Thinking becomes a problem when it takes over—when we are no longer just thinking, but lost in thought.
By tuning in to physical sensations, we can ‘anchor’ ourselves in the present moment
Week 2 - Living in our Heads
This week we....
Practiced the Body scan
Reflected on last week's home practice
Engaged in the Thoughts and Feelings exercise
Introduced the Experiences Calendar
Practiced 'Sitting with the Breath'
Considered Week 2's Home Practice
The aim of this course is to become more aware, more often, so that we can respond to situations with choice rather than react automatically. We do that by practicing becoming more aware of where our attention is, and deliberately changing the focus of attention, over and over again.
A powerful influence taking us away from being “fully present” in each moment is our automatic tendency to judge our experience as being not quite right in some way—that it is not what should be happening, not good enough, or not what we expected or wanted. These judgments can lead to sequences of thoughts about blame, what needs to be changed, or how things could or should be different. Often these thoughts will take us, quite automatically, down some fairly well-worn paths in our minds. In this way, we may lose awareness of the moment and also the freedom to choose what, if any, action needs to be taken.
We can regain our freedom if, as a first step, we simply acknowledge the actuality of our situation, without immediately being hooked into automatic tendencies to judge, fix, or want things to be other than they are. The body scan exercise provides an opportunity to practice simply bringing an interested and friendly awareness to the way things are in each moment, without having to do anything to change things. There is no goal to be achieved other than to bring awareness to bear as the instructions suggest—specifically, trying to achieve some special state of relaxation is not a goal of the exercise.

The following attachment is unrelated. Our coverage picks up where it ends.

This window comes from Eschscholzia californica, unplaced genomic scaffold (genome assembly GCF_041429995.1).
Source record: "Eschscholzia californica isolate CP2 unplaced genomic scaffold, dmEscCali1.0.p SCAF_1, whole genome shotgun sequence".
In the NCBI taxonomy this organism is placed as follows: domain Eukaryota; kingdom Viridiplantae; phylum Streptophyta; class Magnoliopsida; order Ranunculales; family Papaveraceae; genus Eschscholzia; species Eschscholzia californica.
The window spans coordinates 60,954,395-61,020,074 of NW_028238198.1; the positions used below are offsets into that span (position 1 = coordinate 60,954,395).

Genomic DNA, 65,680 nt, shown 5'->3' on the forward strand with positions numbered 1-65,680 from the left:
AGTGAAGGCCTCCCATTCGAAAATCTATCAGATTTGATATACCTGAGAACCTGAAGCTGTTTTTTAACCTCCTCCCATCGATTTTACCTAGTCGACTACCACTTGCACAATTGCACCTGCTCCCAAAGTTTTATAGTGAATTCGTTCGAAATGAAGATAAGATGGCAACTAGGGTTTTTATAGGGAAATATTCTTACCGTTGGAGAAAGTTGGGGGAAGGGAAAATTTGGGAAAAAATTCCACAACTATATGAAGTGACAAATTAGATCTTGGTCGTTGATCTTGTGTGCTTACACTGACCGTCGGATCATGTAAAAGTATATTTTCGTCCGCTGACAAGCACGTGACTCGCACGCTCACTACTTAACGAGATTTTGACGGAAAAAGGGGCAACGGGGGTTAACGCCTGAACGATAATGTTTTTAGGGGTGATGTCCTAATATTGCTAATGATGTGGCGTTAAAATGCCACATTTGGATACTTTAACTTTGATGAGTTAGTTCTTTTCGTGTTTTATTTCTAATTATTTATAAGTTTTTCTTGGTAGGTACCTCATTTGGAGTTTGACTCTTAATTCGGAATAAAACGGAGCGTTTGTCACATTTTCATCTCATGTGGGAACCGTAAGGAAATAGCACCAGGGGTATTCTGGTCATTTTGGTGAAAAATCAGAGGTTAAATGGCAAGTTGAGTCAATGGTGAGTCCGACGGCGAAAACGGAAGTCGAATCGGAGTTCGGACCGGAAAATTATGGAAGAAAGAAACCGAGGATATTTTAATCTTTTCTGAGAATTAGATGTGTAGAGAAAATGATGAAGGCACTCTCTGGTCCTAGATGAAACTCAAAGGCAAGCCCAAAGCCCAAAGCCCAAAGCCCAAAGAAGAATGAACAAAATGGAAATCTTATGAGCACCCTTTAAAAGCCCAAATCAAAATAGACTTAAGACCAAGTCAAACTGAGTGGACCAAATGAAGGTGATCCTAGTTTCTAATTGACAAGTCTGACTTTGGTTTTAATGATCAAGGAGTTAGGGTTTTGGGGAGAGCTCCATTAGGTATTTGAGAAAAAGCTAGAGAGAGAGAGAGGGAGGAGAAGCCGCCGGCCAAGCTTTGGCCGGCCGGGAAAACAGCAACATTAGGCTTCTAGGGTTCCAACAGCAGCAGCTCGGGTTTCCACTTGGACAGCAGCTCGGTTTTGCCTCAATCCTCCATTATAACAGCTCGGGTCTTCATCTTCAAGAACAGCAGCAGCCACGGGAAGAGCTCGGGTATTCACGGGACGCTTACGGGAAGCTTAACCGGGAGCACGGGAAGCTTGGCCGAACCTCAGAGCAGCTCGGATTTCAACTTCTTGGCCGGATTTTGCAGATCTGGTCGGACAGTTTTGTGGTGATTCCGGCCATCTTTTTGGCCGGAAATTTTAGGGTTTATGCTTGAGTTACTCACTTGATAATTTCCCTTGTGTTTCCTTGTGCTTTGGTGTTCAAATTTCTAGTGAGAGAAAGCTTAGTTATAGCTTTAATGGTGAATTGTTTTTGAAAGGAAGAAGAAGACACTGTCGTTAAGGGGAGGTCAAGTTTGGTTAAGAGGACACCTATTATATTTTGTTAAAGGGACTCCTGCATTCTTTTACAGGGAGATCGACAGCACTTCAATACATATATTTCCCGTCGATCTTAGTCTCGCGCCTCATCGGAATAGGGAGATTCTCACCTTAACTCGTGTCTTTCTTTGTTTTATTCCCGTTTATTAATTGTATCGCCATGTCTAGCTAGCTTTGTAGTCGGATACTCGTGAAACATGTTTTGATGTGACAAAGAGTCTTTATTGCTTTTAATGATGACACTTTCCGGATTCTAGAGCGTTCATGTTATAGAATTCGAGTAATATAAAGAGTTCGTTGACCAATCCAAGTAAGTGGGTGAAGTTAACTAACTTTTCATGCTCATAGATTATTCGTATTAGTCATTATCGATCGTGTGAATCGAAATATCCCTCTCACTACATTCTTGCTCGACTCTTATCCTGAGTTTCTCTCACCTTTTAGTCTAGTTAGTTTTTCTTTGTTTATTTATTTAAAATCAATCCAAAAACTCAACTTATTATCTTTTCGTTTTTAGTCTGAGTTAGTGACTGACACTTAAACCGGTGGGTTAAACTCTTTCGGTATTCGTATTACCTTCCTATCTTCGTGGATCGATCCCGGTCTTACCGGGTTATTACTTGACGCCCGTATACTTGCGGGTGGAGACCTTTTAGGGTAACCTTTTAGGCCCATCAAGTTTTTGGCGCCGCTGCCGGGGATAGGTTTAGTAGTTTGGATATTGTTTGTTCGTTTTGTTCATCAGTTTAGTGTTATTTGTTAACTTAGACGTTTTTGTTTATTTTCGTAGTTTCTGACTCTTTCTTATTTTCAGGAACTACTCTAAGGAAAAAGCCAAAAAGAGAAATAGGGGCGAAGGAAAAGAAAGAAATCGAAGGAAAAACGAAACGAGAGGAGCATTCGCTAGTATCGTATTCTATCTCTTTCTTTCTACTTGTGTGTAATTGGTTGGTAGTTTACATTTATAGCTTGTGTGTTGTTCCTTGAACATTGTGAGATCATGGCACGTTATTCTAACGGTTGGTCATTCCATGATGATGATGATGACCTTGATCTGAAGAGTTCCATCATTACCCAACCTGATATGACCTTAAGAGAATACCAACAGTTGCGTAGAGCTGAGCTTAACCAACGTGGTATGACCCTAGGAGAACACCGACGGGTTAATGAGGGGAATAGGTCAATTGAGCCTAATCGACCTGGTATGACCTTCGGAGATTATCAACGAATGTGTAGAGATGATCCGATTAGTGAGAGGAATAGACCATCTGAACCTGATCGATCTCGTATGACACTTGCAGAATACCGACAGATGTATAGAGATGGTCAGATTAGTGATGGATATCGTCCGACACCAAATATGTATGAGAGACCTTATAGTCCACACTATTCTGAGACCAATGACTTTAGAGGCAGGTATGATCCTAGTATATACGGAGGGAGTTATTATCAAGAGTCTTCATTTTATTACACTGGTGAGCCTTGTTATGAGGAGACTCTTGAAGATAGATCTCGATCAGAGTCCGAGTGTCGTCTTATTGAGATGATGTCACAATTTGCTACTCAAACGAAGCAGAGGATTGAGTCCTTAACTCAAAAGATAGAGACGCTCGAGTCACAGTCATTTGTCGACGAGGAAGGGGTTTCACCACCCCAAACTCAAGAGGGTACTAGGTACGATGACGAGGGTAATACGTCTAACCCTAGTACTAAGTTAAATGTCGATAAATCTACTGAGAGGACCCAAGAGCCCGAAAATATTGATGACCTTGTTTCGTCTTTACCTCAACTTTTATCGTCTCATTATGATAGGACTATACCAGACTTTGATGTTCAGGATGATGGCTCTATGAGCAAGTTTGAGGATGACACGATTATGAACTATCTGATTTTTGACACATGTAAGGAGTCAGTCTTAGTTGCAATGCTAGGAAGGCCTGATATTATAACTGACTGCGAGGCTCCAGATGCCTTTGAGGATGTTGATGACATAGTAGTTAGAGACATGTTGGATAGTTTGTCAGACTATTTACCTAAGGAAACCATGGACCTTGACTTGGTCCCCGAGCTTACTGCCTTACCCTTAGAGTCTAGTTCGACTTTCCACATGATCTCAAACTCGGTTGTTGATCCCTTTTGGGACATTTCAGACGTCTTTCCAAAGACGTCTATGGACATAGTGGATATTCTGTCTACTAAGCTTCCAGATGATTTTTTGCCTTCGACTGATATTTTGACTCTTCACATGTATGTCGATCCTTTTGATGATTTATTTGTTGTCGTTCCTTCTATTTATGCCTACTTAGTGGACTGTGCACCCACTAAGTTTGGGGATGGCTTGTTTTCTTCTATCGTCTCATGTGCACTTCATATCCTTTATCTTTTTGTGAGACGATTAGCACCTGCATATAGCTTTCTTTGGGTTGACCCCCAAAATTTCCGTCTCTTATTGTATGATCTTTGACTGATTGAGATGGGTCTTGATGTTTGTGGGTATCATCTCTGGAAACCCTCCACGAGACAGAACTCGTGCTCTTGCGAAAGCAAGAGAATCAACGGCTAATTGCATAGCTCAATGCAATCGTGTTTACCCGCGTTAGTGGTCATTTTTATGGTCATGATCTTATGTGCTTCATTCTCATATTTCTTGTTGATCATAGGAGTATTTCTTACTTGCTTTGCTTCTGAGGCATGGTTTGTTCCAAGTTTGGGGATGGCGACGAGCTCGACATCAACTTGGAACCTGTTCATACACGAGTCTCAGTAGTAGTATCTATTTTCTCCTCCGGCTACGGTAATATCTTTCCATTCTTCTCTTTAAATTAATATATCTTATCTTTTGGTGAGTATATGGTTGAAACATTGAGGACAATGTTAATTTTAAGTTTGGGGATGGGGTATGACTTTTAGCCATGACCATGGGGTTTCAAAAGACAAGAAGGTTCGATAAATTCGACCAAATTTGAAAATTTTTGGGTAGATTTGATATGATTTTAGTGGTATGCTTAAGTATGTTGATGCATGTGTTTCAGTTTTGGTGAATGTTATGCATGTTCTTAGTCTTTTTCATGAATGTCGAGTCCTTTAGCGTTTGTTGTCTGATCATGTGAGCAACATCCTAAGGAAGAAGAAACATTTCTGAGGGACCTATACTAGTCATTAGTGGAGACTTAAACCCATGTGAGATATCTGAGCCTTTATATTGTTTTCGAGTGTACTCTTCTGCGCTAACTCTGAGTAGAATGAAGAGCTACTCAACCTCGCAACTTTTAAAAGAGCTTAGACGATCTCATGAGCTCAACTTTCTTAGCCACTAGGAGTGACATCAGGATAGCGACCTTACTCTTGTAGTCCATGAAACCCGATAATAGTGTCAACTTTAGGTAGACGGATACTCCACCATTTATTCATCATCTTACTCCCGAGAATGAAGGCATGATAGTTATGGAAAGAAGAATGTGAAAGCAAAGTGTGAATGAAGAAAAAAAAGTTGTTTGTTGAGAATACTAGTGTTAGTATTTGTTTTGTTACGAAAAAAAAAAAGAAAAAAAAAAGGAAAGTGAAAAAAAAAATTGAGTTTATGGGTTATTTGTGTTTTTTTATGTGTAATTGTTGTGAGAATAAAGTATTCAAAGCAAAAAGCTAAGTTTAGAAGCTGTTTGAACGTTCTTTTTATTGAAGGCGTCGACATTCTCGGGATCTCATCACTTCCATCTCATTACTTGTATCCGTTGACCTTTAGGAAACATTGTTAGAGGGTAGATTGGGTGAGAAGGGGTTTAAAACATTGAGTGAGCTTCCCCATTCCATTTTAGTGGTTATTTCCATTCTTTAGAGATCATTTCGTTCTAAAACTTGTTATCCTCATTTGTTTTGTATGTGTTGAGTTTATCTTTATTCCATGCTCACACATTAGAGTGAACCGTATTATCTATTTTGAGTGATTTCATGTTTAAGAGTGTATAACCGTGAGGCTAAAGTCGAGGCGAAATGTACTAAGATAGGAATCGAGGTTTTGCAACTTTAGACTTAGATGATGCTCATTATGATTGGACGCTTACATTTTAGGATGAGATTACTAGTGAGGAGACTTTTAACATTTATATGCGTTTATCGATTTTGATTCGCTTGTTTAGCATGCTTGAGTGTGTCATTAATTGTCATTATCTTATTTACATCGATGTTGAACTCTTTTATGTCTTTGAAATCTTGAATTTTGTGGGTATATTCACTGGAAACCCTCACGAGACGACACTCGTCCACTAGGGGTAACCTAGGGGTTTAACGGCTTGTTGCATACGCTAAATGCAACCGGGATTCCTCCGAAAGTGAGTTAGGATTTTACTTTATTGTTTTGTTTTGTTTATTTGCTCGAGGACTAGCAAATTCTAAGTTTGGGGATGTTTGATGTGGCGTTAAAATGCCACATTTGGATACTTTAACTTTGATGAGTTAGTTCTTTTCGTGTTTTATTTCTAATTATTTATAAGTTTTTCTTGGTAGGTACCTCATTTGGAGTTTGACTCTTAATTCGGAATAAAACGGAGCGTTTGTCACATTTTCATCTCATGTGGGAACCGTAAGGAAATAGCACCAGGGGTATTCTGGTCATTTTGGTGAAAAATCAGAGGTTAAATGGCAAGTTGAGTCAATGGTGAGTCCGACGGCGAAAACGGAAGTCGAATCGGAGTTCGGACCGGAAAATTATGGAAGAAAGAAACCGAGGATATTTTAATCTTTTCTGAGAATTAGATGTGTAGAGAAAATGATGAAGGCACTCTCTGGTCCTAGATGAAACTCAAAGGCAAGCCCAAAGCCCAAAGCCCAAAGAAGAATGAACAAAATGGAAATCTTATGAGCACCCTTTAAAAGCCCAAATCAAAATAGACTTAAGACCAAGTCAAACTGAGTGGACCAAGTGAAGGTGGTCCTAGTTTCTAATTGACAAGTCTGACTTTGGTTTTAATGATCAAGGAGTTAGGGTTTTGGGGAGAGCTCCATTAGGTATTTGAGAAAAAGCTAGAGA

Adapted from Segal, Williams, and Teasdale (2013)
Home Practice Invitation
Before starting this week's home practice, please read through the session notes given to you at the end of the session, or by clicking on the notepad icon below. These notes will provide you with some background information, and some hints and tips to support your home practice. There is also a record sheet that you can print off to keep notes of
your experiences of the practices.
This week's home practice invitation:
Formal Practice: Sitting with the Breath Practice
Practice for 10 minutes every day this week - click on the buttons below to access a recording of the meditation (Dark blue a male voice, pale blue a female voice) If you have time, continue with the Body Scan Practice too. Click on the buttons below to access recordings of the meditation. This meditation provides an opportunity to practise bringing an interested and friendly awareness to the way things are in each moment, without needing to change what we find. It also supports the gentle strengthening of our attentional muscle as we focus on each part of the body in turn.
Informal Practice: Begin to notice pleasant experiences
Pause and bring awareness to at least one pleasant experience each day. Use this as an opportunity to become really aware of the sensations, feelings, thoughts and impulses that arise, at the time. You will also be invited to continue this practice throughout the rest of the course.
What are the barriers to noticing pleasant experiences? Here are just a few suggestions that previous course participants have made...
Being too busy
Making comparisons – with our past experiences – of how the experience could be even better – and with what others are doing and achieving
We don’t think we are deserving – look at all the suffering in the world - or we haven’t done enough today to warrant time off
Simply lost in thought
Perception of happiness – it will only happen when certain ‘criteria’ are met e.g. needing to have the perfect job, perfect partner, income level, the right house, good holidays, no stress ….
Feeling low, anxious or stressed – poor mental wellbeing can impact our ability to notice what is pleasant and to appreciate the pleasant aspects of any given moment.
New Habits in Daily Life:
Continue with the Five Finger Gratitude Practice
To find out more about why we begin with these practices, follow this link.